Besty Devos has been slamming public schools and lobbing threats at non-private institutions since assuming the role of US Secretary of Education in 2017. Devos has now taken an interest in defunding public schools that don’t send all students back in the fall, and she’s looking directly at Fairfax County Public Schools (FCPS).
With the most COVID-19 cases and deaths in the world, the United States is struggling to resolve how to return the nation’s youth to schools in the fall. While institutions around the world have gone back, their case numbers are staggeringly lower than that of the US. President Trump has stated that students should return fully in-person in the fall, regardless of the continuing rise in COVID-19 cases. Trump has threatened to cut funding to public schools that do not completely allow students to return. The CDC warned that returning fully poses the “highest risk” of spreading the virus. He doubled down on his belief, after sparking controversy by tweeting, “In Germany, Denmark, Norway, Sweden and many other countries, SCHOOLS ARE OPEN WITH NO PROBLEMS. The Dems think it would be bad for them politically if U.S. schools open before the November Election, but is important for the children & families. May cut off funding if not open!”
Cutting public school funding is not legally possible for a president to do, as the president does not possess this ability. Congress would have to support this move, as it is the branch with the power of the purse. The House has continually rejected all legislation of the sort. The federal government only provides less than 10% of all funding to schools. Special education programs and Title 1 Schools use the bulk of funding provided by the federal government, so the threat of losing this funding would slam the most vulnerable sectors of public education.
This is not the first time that Trump has attempted to cut federal financing of public schools, as he attempted to cut $8.5 billion from the Education Department budget in 2019. Devos is a massive proponent of private and charter schools. Most infamously, she attempted to approve the use of education grants to permit guns in public schools and claimed that guns are necessary for students to protect themselves against grizzly bears.
There have been attempts to reroute during the pandemic. The Coronavirus Aid, Relief, and Economic Security Act (CARES Act) includes $30 billion for educational institutions. Devos then published changes to the interpretation of the policy, allowing private schools to apply for aid based on the number of students currently enrolled, and not based on the number of low-income students. Public schools must use the low-income formula when applying for aid. Representative Bobby Scott (D) from Virginia’s 3rd congressional district, who is chairman of the House Education Committee, stated, “…The Department’s new rule still forces them to divert valuable resources intended for low-income students to serve private school students, regardless of wealth.”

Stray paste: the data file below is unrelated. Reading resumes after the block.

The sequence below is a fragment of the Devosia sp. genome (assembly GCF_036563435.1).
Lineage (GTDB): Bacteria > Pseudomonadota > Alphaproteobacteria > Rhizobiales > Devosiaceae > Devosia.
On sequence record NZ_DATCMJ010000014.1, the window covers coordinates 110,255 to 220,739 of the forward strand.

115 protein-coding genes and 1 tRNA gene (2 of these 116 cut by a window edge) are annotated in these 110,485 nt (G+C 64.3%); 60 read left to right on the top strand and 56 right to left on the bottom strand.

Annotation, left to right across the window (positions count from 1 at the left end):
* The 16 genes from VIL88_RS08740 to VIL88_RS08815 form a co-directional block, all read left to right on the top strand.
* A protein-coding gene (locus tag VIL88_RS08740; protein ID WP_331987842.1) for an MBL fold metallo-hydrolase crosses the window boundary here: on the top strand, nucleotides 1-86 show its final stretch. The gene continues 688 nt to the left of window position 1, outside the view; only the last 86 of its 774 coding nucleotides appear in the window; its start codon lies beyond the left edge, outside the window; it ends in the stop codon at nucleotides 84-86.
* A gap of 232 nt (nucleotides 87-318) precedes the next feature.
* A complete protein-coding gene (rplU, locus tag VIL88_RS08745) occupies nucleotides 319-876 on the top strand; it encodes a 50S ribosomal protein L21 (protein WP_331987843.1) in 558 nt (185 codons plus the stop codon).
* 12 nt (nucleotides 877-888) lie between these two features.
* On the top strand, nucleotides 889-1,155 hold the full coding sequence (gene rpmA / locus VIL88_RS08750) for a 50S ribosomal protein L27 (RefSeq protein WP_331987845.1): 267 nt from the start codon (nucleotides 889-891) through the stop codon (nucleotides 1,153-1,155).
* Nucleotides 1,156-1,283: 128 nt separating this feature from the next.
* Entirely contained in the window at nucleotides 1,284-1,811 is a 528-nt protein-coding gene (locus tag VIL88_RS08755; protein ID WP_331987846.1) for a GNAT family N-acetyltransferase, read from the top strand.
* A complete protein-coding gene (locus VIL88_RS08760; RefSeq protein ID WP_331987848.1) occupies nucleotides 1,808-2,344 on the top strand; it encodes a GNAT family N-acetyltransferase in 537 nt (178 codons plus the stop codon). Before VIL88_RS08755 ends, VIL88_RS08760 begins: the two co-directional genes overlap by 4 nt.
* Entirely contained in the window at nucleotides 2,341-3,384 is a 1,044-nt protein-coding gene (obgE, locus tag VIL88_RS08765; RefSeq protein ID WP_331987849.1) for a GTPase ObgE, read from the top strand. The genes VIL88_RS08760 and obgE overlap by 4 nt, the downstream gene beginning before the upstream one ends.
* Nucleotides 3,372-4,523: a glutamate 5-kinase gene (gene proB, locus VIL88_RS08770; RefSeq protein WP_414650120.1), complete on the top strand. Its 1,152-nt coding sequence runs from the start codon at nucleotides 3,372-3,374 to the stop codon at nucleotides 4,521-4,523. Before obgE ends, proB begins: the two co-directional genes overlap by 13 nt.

Devos, a fierce Trump loyalist, has backed Trump’s stance on this issue. Lashing out against the two options available (read more here) to FCPS families, Devos said,“These are not valid options and choices for families and it’s not full-time instruction.” She also labeled the spring version of online learning as “a disaster.” Devos later stated, “Ultimately, it’s not a matter of if schools should reopen, it’s simply a matter of how. They must fully open, and they must be fully operational.”
FCPS Superintendent Dr. Brabrand responded to Devos, saying, “This is the American Dream, American public education. We’re here to offer it to all of our students and families, and those that would critique it, I don’t think have the best interests of public education and of the United States at heart.” Brabrand explained that FCPS would need five buildings the size of the Pentagon in order to return all students. He said that students are typically only 18 inches away from each other, so in order to properly distance students FCPS would need an additional 200 buildings. Brabrand shared that students will wear masks and remain with blocked groups of students, but said that as the 10th biggest school division in the U.S. “you can’t put every kid back in a school with the existing square footage footprint. It’s just that simple.”
Devos is seeing some support in the community. While Fairfax County is seen as a very liberal area, there are strong communities and pockets of conservatism. These groups are rallying and forming Facebook groups such as “Open Fairfax County Schools” (596 members) and “RE-OPEN FAIRFAX.” (202 members). One of RE-OPEN FAIRFAX’s two administrators is Alice Butler-Short, the founder and president of the Virginia Women for Trump chapter. The other administrator is Alana Sypsomos, who describes herself as a “homeschooling mother” on her personal Facebook profile. The bio of the RE-OPEN FAIRFAX account states exactly as follows: “We aim to return to normal, and NOT the ‘new normal’. REAL normal. Then we will continue to labor towards an even brigther tomorrow creating a BETTER normal for liberty to flourish. Where ther’es a COVID-19 today, there’s a COVID-20 tomorrow. We CANNOT let this happen again,” and asks readers to “’like’ our linked page ‘Virginia Women for Trump’.”
As Fairfax County works to deal with the complexities of reopening 196 schools during a pandemic, attacks from the highest levels of leadership intensify tensions in the community.